I choose to illustrate the dandelion because it is tenacious and it represents all of the things that a healthy soil and plants can provide. The dandelion can grow in the most difficult conditions, but offers multiple benefits to other plants, animals and humans, if the soil and the earth is healthy.
Dandelions are thought to have evolved about 30 million years ago in Eurasia. They have been used by humans for food and as an herb for much of recorded history. A Persian scientist Al-Razi around 900 AD wrote "the tarashaquq is like chicory", and the Persian scientist and philosopher Ibn Sīnā around 1000 AD wrote a book chapter on the plant. Dandelions are found on all continents and have been gathered for food since prehistory. Historically, dandelion was prized for a variety of medicinal properties, and it contains a number of pharmacologically active compounds. A perennial plant, its leaves will grow back if the taproot is left intact.
The seeds of the dandelion are an important food source for certain birds and are also important plant for Northern Hemisphere bees, providing an important source of nectar and pollen early in the season. Dandelions are used as food plants by the larvae of some species of Lepidoptera (butterflies and moths). In the garden, the dandelion plant is a beneficial weed, with a wide range of uses, and is even a good companion plant for gardening. Its taproot will bring up nutrients for shallower-rooting plants, and add minerals and nitrogen to soil. It is also known to attract pollinating insects and release ethylene gas which helps fruit to ripen.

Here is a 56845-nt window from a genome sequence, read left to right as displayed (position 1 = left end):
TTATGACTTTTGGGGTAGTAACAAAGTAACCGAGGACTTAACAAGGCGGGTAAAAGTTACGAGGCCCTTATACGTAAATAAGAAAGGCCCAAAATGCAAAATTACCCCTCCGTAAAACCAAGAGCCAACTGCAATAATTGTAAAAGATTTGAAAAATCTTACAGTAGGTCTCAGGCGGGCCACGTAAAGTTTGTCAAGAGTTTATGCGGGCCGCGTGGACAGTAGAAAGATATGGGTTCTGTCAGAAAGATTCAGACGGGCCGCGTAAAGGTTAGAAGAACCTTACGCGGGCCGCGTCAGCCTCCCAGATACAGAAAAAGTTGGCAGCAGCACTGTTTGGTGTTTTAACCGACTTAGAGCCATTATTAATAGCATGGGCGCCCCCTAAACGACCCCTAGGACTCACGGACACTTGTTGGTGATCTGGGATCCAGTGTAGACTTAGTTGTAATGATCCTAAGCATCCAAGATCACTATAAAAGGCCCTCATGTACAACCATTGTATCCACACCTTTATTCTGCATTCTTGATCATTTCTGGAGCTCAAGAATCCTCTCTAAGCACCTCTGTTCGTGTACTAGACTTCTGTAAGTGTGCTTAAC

So why would you saturate this plant with chemicals to kill it? The chemicals also kills the living organisms in the soil that break down dead plant and animal matter into nutrients for things to thrive. Chemicals also kills off the pollinators, like the bee and upsets the Eco-balance of life, the web of life that is a link between the earth, plants and animals. Remember that we, humans, are part of that web. What we do to the earth, the soil, the things that grow and feed upon the soil and its products, we do to our future — Lyla Paakkanen